Why Are US Tourists Flocking to Portugal?
PHOTO: Pena Palace, Sintra, Portugal. (photo courtesy of Thinkstock)
Americans are heading to Portugal in droves — far outpacing their contemporaries in other countries. And U.S. visitors are outspending other foreign visitors as well, making Americans one of the country’s top priorities when it comes to tourism promotion.
Turismo Portugal believes that some of the increase is due to favorable reviews from the media, but another reason is much simpler — purely word of mouth from those who have visited and loved their stay.
“We have seen American visits to Portugal more than triple over a decade — so, this tells us we have lots of happy visitors who are our ambassadors — telling friends about how great a destination Portugal is,” said Jayme Simoes, Turismo de Portugal's communications partner. “We also offer real value — especially on the high end and in terms of luxury. Portugal is one of the safest destinations in the world and it is authentic — offering unique experiences that you (will not) find anywhere else. We look for this trend to continue.”
READ MORE: Explore Spain and Portugal Family-Style
Tourism in the country is not just confined to one specific region or tied to a single attraction. Americans have caught the Portugal travel bug nationwide. Recent figures show that the American boom has spread throughout the country, with the Alentejo area up 44 percent, the Azores up 30.8 percent, the North up 25.4 percent and Lisbon up 16.8 percent.
Where to Go in Portugal
One sign of the country’s soaring popularity is the fact that it’s nearly impossible to narrow down five must-see locales within this small country. The Azores are a must, Porto can’t be missed as the birthplace of port wine, the Algarve is mesmerizing and Lisbon is the country’s cultural hub – but there’s so much more.
Made up of nine volcanic islands, the Azores are off the coast of Lisbon in the Atlantic Ocean. Visitors will find quaint seaside towns, fantastic whale watching opportunities, hot mineral springs and more. Each island has its own personality — so you’ll probably want to see them all.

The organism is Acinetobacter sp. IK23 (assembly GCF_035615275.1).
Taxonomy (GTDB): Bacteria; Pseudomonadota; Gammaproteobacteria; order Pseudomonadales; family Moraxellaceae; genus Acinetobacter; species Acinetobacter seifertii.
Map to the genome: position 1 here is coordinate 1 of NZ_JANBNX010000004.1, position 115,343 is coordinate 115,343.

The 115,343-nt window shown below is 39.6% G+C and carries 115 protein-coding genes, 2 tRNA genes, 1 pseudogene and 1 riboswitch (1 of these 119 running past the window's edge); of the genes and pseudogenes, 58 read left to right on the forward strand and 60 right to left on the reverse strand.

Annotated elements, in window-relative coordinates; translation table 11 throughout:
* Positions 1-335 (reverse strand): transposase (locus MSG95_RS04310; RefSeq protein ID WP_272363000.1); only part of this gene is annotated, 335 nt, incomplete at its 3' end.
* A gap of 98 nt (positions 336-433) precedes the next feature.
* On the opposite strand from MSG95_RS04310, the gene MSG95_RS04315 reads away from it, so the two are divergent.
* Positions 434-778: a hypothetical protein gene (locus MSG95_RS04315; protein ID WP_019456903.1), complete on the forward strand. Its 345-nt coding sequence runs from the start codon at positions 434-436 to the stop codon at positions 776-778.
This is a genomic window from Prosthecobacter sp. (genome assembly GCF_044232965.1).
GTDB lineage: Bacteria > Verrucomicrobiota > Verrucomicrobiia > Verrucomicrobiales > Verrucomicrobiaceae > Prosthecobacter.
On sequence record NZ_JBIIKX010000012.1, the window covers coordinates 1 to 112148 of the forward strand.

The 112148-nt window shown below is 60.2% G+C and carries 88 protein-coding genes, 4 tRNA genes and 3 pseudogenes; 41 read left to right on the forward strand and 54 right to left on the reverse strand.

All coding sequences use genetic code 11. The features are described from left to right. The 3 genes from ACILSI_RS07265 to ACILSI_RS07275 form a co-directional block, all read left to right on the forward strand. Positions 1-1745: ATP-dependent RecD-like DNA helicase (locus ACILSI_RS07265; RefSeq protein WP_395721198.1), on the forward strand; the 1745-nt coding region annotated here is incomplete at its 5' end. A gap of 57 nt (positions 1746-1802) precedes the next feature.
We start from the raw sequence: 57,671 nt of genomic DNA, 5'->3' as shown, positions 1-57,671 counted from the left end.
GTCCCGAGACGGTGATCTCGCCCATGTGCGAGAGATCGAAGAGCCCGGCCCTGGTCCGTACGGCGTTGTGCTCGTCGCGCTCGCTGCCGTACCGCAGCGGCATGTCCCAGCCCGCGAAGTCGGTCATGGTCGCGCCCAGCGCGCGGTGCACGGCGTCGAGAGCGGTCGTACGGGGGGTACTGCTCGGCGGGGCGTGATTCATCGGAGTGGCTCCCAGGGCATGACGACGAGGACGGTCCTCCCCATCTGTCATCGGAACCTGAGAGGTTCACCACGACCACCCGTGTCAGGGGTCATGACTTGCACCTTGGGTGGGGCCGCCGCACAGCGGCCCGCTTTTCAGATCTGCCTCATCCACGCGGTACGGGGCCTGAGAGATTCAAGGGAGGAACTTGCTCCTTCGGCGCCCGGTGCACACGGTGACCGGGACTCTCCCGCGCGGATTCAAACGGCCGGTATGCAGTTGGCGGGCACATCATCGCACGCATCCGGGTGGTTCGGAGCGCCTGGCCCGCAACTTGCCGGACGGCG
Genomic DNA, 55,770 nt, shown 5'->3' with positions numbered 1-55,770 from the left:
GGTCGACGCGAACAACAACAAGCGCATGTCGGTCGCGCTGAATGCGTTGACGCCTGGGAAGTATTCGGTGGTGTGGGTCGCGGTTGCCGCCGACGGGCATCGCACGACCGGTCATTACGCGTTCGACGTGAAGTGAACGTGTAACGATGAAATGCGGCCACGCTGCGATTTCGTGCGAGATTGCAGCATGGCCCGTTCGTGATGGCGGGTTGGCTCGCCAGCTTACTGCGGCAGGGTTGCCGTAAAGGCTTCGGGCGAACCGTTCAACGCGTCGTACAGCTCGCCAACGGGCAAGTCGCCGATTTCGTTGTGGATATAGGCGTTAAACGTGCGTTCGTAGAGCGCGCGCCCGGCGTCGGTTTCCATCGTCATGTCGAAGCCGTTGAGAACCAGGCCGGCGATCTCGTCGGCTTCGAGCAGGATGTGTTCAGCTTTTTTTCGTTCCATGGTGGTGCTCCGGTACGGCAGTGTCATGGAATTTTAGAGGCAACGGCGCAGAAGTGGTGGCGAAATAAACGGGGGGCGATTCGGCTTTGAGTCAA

This town is famous for its port wine and as the gateway to the Douro River. Perhaps Douro river cruises have led to some of the city’s increases in visitor numbers, as setting out for the Douro River Valley has become extremely accessible, with multiple companies offering itineraries on the river. When visiting you’ll want to head to the Ribeira, which is always bustling with live music, street vendors, eateries and packed cafes.
Here you will find one of the only castles that can rival Neuschwanstein in Germany for the (unofficial) title of "World’s Most Whimsical." Its bright colors radiate from above the treetops and have to be seen to be believed.
The city is just a day trip away from Portugal’s capital city of Lisbon, but there are also plenty of other reasons to stay in Sintra longer.
Warm, beachy, picturesque and historic. These are just a few of the reasons to visit the craggy coastline of the Algarve in the Western Atlantic Ocean just before it gives way to the mouth of the Mediterranean. The area depicts life in Europe exactly the way you idealized it. It’s all sleepy seaside towns, whitewashed buildings and white-sand beaches awash with sun-kissed revelers. Lagos is the most happening of the towns along this stretch of coastline and Faro is the capital. In my mind, Tavira was the true must-see.
READ MORE: Walking to the Edge of Europe in Portugal
This bustling city is the capital of the country and is truly a must-see. Lisbon is an amalgamation of all of Europe. There are gothic cathedrals, hilly streets navigated by vintage funiculars, colorful neighborhoods, cobblestone streets, traditional music. It is really the whole package. You are selling yourself short if you just stay one night in Lisbon as you will at least need two to get the whole experience.
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